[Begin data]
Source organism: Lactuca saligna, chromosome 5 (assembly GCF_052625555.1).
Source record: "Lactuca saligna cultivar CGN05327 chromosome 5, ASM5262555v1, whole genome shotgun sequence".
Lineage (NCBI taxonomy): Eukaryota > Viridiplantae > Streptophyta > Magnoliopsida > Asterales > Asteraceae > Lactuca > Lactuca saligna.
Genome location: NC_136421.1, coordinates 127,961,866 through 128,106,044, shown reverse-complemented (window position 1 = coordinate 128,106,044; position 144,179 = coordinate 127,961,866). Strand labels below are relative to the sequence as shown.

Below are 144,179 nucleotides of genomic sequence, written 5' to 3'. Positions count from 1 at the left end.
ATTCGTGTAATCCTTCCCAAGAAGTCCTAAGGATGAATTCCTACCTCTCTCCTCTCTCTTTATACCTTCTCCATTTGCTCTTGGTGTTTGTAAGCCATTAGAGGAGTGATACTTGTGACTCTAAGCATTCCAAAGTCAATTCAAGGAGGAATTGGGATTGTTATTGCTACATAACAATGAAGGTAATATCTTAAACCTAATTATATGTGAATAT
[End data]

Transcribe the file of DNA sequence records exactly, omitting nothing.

Source organism: Lactuca saligna, chromosome 5 (assembly GCF_052625555.1).
Source record: "Lactuca saligna cultivar CGN05327 chromosome 5, ASM5262555v1, whole genome shotgun sequence".
Lineage (NCBI taxonomy): Eukaryota > Viridiplantae > Streptophyta > Magnoliopsida > Asterales > Asteraceae > Lactuca > Lactuca saligna.
Genome location: NC_136421.1, coordinates 127,961,866 through 128,106,044, shown reverse-complemented (window position 1 = coordinate 128,106,044; position 144,179 = coordinate 127,961,866). Strand labels below are relative to the sequence as shown.

Below are 144,179 nucleotides of genomic sequence, written 5' to 3'. Positions count from 1 at the left end.
ATTCGTGTAATCCTTCCCAAGAAGTCCTAAGGATGAATTCCTACCTCTCTCCTCTCTCTTTATACCTTCTCCATTTGCTCTTGGTGTTTGTAAGCCATTAGAGGAGTGATACTTGTGACTCTAAGCATTCCAAAGTCAATTCAAGGAGGAATTGGGATTGTTATTGCTACATAACAATGAAGGTAATATCTTAAACCTAATTATATGTGAATAT